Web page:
Last month Epic Games gave us an early taste of what we can expect from the next generation of gaming with “Lumen in the Land of Nanite,” a stunning real-time Unreal Engine 5 demo running on PlayStation 5 hardware. The demo looked incredible, downright photorealistic at times, but according to Epic, the demo wasn’t the hardware-busting beast you might expect. In fact, according to Epic’s VP of engineering Nick Penwarden, the demo didn’t require significatntly more GPU power than Fortnite...
I can say that the GPU time spent rendering geometry in our UE5 demo is similar to the geometry rendering budget for Fortnite running at 60fps on consoles.
Now, of course, geometry rendering isn’t the only thing the GPU does, so the Unreal Engine 5 demo is probably more taxing than Fortnite overall, but still, it seems like we’re moving into an era where the power of your graphics card isn’t the be-all, end-all. Notably, UE5 features Nanite, a “virtualized micropolygon geometry” system that essentially allows developers to import film-quality models and assets into games in real time, taking the load off the GPU as long as you have a speedy solid-state-drive.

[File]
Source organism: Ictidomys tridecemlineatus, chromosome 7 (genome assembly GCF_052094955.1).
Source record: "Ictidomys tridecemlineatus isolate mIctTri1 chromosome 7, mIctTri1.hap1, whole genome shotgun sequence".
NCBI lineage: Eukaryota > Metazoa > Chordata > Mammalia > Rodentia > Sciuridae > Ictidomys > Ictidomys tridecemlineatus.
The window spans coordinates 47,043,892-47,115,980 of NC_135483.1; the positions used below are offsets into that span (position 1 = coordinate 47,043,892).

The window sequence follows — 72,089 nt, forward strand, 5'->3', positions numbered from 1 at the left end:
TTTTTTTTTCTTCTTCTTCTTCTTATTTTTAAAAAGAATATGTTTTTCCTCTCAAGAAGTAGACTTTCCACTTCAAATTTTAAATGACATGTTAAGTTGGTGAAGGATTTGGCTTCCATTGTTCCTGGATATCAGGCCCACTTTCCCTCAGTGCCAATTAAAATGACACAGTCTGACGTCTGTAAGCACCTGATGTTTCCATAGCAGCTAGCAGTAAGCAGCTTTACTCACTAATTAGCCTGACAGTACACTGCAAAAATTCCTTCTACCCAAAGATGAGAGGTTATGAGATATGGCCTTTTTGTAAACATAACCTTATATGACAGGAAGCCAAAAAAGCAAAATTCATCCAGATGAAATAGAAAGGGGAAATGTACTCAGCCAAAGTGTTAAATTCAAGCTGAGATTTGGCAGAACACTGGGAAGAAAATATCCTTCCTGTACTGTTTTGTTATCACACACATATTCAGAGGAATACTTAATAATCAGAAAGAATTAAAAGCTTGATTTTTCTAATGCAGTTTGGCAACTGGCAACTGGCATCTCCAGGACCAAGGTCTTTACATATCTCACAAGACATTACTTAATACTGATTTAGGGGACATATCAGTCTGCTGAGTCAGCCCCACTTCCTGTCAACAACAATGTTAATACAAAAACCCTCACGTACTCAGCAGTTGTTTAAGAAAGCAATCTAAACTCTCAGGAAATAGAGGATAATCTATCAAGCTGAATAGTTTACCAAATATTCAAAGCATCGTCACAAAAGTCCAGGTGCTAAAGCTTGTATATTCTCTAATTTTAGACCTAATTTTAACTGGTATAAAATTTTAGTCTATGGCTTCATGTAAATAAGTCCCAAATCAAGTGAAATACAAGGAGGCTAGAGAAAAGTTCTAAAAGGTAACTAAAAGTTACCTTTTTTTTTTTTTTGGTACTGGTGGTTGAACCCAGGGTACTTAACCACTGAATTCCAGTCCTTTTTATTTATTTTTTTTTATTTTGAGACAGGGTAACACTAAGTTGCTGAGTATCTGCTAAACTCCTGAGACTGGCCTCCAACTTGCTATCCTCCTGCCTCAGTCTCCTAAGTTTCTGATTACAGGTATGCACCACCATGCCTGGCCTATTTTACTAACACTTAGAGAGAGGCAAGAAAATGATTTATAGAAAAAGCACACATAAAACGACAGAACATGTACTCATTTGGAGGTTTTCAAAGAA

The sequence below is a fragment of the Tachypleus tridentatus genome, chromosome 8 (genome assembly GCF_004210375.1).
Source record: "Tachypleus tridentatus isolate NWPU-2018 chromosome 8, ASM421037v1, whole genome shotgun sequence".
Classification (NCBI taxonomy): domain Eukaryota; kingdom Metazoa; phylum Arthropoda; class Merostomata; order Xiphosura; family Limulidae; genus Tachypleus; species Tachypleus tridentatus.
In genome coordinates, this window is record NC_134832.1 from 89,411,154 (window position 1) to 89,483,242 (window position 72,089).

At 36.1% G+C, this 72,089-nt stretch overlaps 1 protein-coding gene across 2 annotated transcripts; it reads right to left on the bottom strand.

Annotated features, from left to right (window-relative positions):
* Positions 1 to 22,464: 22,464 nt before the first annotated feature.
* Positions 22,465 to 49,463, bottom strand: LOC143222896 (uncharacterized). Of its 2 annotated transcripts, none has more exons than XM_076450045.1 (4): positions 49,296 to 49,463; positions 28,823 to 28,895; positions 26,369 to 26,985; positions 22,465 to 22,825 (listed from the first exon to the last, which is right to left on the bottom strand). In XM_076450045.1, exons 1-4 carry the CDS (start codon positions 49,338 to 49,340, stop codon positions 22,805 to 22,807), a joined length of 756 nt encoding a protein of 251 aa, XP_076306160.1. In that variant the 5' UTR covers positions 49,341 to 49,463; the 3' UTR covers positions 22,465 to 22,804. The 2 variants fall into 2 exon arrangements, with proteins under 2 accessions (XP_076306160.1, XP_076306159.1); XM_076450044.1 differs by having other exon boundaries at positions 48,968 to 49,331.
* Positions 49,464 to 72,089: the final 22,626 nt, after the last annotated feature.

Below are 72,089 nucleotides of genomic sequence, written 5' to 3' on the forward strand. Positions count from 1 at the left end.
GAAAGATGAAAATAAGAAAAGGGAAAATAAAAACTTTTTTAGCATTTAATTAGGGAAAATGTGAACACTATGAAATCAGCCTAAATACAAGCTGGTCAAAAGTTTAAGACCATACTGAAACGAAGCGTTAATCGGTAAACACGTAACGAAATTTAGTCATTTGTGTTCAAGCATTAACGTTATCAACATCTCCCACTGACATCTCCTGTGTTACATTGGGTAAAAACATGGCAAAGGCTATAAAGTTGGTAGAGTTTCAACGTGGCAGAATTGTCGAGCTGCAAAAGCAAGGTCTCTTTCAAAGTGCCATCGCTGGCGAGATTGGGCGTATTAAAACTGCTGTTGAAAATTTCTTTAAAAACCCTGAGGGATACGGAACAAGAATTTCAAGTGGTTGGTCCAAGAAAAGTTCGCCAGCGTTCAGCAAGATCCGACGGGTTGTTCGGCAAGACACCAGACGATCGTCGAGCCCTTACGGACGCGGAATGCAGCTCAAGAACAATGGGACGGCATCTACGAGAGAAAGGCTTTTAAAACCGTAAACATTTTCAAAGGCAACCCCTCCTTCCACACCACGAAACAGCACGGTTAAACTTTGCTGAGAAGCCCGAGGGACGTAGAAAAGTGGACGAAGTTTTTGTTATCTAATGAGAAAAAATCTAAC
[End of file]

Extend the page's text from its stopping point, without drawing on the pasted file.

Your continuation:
Nanite virtualized micropolygon geometry frees artists to create as much geometric detail as the eye can see. Nanite virtualized geometry means that film-quality source art comprising hundreds of millions or billions of polygons can be imported directly into Unreal Engine—anything from ZBrush sculpts to photogrammetry scans to CAD data—and it just works. Nanite geometry is streamed and scaled in real time so there are no more polygon count budgets, polygon memory budgets, or draw count budgets; there is no need to bake details to normal maps or manually author LODs; and there is no loss in quality.
What do you think? Is the era of GPU supremacy coming to an end or will they always be important?